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Sunday ~ 2 October 2011

On October 2nd (first Sunday after the feast-day of Saint Romanus the Melodist) the diocese of New York and New Jersey marks its first “Choir Appreciation Day.”  Faithful of the diocese are encouraged to recognize the importance of dedicated parish choir leaders and singers, and to celebrate the God-given talents of their choir members while expressing gratitude to them (and God) for their musical ministry. On this day, Bishop Michael especially recognizes singers and directors with twenty-five years of ministry as Orthodox musicians. The Diocesan Commission on Liturgical Music has provided certificates and icon pins (Saint Romanus) for parish rectors to distribute to these eminent choir members.

Parish rectors may send photos of their “Choir Appreciation Day” celebration and the presentation of certificates to:  dbartholomew@deloitte.com

Commemoration Feast-day on October 1st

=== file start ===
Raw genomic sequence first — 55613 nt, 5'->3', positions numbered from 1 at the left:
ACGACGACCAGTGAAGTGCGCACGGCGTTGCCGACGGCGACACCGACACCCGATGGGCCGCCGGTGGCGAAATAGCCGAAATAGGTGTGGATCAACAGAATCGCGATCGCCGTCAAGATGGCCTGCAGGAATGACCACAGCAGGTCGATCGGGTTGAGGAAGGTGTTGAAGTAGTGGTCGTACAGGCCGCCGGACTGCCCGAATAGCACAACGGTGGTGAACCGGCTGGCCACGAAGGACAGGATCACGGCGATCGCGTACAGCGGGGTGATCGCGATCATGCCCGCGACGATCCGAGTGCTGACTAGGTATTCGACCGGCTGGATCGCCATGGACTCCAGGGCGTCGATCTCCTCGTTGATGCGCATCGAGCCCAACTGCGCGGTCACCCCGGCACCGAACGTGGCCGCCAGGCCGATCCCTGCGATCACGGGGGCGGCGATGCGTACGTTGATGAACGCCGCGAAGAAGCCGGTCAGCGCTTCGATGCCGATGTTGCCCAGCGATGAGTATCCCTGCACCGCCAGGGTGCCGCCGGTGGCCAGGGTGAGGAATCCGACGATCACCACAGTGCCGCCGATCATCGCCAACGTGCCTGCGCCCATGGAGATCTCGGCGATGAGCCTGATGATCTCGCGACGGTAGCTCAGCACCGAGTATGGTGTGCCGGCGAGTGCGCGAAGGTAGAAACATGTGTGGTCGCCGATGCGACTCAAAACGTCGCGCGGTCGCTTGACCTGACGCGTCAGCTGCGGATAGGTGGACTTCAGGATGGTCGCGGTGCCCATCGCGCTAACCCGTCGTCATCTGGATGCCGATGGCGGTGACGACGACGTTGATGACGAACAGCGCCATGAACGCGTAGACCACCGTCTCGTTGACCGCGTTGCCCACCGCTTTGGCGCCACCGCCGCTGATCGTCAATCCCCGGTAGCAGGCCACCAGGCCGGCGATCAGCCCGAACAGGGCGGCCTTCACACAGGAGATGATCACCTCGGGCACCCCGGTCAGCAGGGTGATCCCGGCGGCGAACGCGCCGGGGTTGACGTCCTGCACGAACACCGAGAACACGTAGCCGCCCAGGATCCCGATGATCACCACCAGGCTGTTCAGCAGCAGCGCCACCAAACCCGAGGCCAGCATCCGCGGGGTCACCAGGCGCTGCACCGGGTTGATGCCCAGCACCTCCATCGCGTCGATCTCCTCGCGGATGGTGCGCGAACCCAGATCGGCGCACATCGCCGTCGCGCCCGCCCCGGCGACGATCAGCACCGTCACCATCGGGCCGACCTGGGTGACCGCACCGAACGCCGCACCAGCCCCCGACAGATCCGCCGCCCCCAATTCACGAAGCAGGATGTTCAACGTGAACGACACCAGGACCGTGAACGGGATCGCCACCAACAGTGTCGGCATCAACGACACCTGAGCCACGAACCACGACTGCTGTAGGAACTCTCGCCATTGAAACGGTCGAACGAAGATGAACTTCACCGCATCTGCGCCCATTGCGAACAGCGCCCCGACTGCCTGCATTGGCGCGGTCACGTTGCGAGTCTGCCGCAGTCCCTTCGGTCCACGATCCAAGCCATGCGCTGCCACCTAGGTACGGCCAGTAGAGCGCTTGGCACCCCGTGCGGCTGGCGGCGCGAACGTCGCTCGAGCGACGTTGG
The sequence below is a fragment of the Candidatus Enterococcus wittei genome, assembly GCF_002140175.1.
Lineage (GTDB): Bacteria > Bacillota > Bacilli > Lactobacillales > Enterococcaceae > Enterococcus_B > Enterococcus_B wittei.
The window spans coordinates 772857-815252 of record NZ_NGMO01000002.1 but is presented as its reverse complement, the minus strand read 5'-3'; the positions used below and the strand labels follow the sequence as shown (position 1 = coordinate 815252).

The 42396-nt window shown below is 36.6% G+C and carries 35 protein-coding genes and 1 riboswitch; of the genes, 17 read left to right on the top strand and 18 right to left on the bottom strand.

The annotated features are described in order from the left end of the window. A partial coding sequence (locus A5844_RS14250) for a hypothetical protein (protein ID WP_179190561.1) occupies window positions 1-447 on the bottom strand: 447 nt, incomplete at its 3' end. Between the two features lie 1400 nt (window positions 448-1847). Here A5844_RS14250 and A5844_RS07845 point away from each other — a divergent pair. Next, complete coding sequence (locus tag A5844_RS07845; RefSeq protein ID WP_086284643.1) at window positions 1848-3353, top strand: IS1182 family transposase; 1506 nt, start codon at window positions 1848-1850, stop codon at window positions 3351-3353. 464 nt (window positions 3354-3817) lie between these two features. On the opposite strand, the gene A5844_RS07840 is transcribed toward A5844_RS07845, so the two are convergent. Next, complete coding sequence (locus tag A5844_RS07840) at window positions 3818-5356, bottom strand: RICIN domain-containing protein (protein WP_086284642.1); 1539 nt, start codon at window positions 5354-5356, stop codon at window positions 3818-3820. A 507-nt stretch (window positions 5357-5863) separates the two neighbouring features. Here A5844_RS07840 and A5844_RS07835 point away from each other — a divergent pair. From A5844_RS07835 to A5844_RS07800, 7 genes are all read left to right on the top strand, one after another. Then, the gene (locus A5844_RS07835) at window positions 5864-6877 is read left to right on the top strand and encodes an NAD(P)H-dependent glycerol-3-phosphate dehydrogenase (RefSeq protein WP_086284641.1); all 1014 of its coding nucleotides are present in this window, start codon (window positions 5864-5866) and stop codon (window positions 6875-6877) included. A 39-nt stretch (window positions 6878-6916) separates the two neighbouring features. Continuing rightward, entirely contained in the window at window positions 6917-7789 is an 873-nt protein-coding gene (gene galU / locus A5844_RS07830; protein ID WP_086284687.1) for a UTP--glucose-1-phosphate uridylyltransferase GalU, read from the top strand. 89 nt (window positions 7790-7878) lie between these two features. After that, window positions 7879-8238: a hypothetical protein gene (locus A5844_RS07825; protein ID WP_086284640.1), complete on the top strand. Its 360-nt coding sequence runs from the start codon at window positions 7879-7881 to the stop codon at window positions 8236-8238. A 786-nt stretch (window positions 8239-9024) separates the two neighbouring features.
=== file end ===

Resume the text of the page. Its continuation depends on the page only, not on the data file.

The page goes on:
Saint Romanus was born in the fifth century in the Syrian city of Emesa of Jewish parents. After moving to Constantinople, he became a church sacristan in the temple of Hagia Sophia. The monk spent his nights alone at prayer in a field or in the Blachernae church beyond the city. He was not a talented reader or singer. Once, on the eve of the Nativity of Christ, he read the Kathisma verses. He read so poorly that another reader had to take his place. The clergy ridiculed Romanus, which devastated him. On the day of the Nativity of Christ, the Mother of God appeared to the grief-stricken youth in a vision while he was praying before her Kyriotissa icon. She gave him a scroll and commanded him to eat it. Thus was he given the gift of understanding, composition, and hymnography. That evening at the all-night Vigil, Saint Romanus sang, in a wondrous voice, his first Kontakion: "Today the Virgin gives birth to the Transcendent One..." All the hymns of Saint Romanus became known as Kontakia, in reference to the Virgin's scroll. Saint Romanus was also the first to write in the form of the Oikos, which he incorporated into the all-night Vigil at his places of residence (in Greek, "oikos").  For his zealous service Saint Romanus was ordained as a deacon and became a teacher of song. Until his death, which occurred about the year 556, the Monk-Deacon Romanus the Melodist composed nearly a thousand hymns, of which about eighty are still used by Christians to glorify the Lord.
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